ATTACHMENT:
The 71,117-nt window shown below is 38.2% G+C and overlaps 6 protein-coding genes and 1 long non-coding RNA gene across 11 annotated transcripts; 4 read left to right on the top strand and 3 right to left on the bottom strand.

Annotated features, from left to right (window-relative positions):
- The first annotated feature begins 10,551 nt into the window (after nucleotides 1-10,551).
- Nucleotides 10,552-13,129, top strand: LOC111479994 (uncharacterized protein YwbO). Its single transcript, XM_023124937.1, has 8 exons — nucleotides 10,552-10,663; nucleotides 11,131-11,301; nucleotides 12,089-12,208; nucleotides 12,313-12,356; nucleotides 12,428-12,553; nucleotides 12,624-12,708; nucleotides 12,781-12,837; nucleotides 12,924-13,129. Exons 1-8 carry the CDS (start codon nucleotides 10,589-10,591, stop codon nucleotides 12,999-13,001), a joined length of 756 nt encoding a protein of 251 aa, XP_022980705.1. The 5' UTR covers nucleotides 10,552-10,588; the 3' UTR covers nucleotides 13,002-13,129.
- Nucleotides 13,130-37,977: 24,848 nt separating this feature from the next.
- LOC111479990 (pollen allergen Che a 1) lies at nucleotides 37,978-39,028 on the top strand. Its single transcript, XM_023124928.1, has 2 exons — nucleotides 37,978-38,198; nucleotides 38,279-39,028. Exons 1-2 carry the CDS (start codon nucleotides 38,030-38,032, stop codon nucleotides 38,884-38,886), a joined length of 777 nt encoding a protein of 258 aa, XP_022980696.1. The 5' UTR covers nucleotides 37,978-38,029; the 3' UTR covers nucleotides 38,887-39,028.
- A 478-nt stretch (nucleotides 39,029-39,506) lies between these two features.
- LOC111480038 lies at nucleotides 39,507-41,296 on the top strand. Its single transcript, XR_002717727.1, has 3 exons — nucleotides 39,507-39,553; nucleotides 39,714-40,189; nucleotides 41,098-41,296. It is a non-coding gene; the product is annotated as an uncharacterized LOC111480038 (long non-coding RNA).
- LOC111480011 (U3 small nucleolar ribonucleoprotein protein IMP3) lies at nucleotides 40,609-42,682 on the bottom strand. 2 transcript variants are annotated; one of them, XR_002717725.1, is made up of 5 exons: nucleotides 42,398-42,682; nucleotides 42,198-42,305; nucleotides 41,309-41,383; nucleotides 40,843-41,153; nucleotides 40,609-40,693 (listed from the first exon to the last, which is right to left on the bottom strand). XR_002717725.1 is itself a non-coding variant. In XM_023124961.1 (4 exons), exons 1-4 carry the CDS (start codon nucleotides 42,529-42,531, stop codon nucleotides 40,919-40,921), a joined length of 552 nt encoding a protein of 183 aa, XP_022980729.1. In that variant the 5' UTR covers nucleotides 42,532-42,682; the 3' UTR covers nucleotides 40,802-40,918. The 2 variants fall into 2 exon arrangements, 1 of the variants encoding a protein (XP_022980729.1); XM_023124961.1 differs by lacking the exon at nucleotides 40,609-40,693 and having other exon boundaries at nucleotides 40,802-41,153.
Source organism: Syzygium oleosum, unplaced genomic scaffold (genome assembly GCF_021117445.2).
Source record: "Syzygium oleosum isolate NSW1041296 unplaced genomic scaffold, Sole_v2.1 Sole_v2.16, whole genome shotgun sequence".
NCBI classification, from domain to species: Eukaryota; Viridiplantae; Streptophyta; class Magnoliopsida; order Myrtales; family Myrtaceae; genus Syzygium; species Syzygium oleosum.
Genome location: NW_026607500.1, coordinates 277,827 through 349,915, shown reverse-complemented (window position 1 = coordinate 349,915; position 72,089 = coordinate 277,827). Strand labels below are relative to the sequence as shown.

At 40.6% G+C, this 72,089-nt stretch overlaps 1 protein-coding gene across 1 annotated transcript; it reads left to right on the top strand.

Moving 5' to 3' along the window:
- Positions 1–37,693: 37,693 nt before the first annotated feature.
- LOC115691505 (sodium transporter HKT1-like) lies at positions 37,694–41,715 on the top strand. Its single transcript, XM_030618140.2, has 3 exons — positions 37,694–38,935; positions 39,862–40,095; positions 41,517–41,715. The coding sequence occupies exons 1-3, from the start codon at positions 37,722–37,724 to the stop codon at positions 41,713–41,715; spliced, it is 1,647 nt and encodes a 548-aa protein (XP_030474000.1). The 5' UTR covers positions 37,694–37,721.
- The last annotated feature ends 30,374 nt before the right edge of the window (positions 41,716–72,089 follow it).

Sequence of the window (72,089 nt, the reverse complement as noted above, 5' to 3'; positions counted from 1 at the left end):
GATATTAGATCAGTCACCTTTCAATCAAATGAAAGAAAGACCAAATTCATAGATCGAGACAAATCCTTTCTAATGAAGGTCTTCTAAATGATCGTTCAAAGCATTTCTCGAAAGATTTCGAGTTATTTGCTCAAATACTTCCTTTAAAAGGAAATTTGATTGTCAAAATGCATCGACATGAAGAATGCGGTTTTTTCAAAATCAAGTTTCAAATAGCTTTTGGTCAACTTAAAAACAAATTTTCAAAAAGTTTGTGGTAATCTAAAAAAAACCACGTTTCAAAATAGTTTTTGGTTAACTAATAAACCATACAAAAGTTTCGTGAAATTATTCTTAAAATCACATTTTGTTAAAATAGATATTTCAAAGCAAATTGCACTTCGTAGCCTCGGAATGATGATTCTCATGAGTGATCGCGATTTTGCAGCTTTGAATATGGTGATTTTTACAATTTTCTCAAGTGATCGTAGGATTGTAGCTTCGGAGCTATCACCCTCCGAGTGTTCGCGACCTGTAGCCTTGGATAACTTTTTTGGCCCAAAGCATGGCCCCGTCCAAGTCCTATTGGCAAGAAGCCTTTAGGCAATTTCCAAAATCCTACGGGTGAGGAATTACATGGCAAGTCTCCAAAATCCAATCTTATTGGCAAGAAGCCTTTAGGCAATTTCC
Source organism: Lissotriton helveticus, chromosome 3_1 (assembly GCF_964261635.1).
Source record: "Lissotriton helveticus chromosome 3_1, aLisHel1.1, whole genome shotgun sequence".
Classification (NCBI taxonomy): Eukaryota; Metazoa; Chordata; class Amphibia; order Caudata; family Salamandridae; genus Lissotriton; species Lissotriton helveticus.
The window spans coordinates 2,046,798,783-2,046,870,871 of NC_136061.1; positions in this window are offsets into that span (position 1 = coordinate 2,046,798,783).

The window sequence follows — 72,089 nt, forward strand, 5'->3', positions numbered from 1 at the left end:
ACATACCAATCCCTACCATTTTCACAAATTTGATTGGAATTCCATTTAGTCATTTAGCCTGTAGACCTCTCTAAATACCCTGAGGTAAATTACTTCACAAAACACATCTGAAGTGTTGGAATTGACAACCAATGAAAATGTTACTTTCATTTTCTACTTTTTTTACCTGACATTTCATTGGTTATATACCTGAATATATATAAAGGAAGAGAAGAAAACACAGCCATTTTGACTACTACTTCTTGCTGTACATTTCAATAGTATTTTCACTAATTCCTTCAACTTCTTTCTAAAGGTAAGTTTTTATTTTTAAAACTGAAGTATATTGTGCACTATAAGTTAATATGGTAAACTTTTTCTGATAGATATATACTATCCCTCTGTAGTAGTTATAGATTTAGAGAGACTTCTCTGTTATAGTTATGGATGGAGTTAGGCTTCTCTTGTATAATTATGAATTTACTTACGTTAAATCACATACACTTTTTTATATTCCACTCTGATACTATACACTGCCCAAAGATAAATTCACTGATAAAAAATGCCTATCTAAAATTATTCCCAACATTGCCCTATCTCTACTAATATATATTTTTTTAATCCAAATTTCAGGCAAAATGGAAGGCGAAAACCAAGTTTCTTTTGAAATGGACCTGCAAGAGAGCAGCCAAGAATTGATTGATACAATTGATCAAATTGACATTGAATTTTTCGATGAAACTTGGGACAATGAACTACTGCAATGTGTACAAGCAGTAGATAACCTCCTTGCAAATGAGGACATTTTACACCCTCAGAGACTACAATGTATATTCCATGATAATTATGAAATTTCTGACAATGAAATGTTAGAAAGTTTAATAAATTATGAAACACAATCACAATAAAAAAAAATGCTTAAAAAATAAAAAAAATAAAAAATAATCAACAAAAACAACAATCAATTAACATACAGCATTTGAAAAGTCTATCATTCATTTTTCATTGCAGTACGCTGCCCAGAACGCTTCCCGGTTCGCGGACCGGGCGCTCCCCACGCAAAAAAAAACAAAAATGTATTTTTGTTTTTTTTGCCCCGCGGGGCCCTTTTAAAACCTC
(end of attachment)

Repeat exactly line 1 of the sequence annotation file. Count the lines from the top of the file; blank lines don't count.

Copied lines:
The 71,117-nt window shown below is 38.2% G+C and overlaps 6 protein-coding genes and 1 long non-coding RNA gene across 11 annotated transcripts; 4 read left to right on the top strand and 3 right to left on the bottom strand.